• • When we serve in the Lord’s way, He will labor with us and bring success (5:72–73).

3. Stories and Experiences

Think back on personal experiences you’ve had while living the key doctrine or principles you identified. Also, you might ask family members ahead of time to share an experience they’ve had living one of the doctrines or principles you’re discussing. List as many as you can think of and label them by the coinciding chapter.

Family #1’s Stories and Experiences (based on Jacob 5:3–14): Watch the “Tree of 40 Fruits” video. This is a way to preserve fruit varieties through grafting. Share the mission experience of when Vittorio canceled his baptism because of family threats.

Family #2’s Stories and Experiences (based on Jacob 5:52–77): Share picture of me baptizing my high school friend and discuss the joy of sharing the gospel. Ask my sons to share their feelings of their first visit to the temple (show picture). Share time when you invited the Brown family to hear the missionaries, but they didn’t want to and why this is okay.

4. Application Activities

Here’s where you can show how the scriptures apply to everyday life. Use cues from the chapters, such as keywords, lists, and the prophets’ personal stories to relate the scriptures back to everyday life. The ideas in the Come, Follow Me manual are a great resource. If those ideas don’t feel like a good fit for your family that week, think through how you might adapt them for your needs.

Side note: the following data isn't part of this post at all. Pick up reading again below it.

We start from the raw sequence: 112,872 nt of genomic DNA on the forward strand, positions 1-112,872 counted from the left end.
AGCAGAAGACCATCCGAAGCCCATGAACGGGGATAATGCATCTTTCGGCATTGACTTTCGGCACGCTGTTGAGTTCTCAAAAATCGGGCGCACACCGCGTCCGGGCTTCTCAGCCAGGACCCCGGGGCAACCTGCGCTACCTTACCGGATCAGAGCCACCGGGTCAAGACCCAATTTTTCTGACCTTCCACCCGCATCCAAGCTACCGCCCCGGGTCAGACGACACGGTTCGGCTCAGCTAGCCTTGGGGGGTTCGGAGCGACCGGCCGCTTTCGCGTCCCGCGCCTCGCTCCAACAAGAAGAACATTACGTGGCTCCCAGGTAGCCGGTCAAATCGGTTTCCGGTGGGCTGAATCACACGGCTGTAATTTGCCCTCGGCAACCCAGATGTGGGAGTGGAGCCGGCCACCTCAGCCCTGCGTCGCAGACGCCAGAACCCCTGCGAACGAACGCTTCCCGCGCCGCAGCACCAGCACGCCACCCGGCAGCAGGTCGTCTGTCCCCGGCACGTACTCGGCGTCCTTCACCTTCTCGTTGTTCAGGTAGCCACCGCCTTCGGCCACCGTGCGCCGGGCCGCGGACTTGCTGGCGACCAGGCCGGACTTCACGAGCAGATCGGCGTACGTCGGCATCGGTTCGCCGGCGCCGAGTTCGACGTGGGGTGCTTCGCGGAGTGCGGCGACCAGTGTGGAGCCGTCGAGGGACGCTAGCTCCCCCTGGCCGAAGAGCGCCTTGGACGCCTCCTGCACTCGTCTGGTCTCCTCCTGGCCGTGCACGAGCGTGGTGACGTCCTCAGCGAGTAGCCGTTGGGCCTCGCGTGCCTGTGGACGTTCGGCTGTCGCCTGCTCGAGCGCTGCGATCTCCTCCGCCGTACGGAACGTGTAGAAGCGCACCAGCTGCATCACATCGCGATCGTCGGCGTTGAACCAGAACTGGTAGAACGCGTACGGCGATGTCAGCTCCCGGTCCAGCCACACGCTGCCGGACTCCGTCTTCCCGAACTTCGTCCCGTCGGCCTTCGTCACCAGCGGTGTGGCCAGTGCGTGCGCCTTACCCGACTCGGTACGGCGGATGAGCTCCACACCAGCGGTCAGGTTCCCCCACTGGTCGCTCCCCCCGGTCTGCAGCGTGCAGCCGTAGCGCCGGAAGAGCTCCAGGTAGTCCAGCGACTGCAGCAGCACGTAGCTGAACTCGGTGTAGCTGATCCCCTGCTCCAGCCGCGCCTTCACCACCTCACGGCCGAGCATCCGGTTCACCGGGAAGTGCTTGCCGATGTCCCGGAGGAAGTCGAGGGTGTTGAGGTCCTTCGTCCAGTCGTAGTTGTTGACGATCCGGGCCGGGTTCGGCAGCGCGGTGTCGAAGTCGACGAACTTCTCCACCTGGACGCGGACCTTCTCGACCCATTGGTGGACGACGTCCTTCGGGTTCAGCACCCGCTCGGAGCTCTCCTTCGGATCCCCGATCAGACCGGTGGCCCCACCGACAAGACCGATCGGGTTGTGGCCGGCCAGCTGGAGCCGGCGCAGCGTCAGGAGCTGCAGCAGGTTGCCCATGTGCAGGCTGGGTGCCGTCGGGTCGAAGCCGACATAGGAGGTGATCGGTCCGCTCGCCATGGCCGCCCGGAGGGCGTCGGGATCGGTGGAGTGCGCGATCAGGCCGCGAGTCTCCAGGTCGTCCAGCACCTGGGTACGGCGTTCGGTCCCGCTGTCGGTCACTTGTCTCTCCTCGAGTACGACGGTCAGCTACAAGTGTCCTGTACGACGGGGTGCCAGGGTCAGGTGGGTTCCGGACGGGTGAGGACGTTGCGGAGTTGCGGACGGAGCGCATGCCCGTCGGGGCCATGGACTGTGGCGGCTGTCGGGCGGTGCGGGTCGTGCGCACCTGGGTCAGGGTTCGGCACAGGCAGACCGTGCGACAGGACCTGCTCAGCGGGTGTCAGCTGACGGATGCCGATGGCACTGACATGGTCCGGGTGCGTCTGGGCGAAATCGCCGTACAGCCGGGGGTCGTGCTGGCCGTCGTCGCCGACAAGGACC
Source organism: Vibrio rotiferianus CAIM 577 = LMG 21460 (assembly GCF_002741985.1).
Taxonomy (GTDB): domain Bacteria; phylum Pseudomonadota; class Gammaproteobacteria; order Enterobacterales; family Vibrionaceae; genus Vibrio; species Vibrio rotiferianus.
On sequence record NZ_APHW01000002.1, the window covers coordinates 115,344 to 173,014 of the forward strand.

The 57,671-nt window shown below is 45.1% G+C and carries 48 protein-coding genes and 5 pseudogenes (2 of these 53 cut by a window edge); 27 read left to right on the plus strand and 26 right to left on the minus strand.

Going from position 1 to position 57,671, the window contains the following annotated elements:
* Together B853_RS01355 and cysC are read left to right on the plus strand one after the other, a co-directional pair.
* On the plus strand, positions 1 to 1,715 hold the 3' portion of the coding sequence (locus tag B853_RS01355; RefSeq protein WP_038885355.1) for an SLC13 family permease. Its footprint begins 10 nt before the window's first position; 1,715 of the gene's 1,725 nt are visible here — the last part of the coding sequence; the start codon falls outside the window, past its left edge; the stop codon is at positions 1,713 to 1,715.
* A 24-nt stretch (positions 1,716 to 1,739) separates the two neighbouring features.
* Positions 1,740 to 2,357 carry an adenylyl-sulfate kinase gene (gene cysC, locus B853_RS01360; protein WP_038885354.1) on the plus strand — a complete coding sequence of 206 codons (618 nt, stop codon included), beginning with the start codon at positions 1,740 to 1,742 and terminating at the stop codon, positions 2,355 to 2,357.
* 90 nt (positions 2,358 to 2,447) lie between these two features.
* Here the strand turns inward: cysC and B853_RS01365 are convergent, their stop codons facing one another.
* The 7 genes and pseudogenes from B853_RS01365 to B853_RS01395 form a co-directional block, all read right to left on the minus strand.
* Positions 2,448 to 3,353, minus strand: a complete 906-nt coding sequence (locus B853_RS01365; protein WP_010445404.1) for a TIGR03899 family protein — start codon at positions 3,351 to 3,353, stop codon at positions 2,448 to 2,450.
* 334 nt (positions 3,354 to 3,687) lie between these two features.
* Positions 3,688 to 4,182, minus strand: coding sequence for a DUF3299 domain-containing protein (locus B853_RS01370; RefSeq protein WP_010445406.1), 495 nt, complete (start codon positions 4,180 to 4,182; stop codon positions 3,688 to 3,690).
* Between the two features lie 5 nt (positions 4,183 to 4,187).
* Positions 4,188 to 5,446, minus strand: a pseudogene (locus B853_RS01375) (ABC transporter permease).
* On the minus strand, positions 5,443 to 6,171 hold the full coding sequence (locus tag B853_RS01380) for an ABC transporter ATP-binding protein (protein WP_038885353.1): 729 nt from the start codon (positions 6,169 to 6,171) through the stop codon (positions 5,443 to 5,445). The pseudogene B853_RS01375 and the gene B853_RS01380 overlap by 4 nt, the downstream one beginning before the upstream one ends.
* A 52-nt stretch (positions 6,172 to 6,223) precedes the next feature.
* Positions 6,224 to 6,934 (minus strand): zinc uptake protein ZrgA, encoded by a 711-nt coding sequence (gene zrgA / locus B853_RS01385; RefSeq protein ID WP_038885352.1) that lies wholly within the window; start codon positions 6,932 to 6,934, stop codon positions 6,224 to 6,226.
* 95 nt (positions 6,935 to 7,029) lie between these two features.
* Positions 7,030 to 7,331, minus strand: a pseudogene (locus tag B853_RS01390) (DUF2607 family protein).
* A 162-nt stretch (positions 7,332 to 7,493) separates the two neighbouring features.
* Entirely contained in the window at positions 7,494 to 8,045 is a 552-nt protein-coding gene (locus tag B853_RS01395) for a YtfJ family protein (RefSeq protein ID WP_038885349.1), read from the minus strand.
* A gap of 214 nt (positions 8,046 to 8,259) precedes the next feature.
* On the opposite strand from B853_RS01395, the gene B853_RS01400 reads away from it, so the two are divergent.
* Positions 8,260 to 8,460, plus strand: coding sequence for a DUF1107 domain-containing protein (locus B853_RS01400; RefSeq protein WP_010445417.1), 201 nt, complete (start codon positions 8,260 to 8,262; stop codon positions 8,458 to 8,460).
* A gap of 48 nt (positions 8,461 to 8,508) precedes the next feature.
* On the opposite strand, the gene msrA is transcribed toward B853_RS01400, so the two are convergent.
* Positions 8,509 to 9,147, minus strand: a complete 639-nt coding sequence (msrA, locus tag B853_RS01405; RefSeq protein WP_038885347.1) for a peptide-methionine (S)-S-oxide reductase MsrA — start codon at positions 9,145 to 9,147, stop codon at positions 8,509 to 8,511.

Family #1’s Application Activities (based on Jacob 5:3–14): Look at images of olive trees, then draw the olive tree in stages, including how they might look with decay. Talk about how the olive tree is a symbol of Christ.

Family #2’s Application Activities (based on Jacob 5:52–77): Demonstrate and help family members learn to graft two branches together, then discuss how bringing people into the gospel and grafting are similar. Invite our ward’s missionaries to discuss missionary work using Jacob 5. Reference Jacob 5 and President Nelson’s invitations to gather Israel on both sides of the veil and make a list of how many family members have been and need to help in this work.

5. Scripture List

Now that you have a general idea of some of the topics you want to focus on, make a list of scriptures that identify or explain the Key Doctrines and Principles you have picked from the chapters. Mark or highlight them in your scriptures.

Family #1’s Scripture List:

  • • Jacob 5:3–14
  • • 2 Nephi 26:24, 33

Family #2’s Scripture List:

  • • Jacob 5:61–62,
  • • Jacob 5: 62–64,
  • • Jacob 5: 72–73

6. Discussion Questions

When formulating questions to ask, think about what might help your family focus on: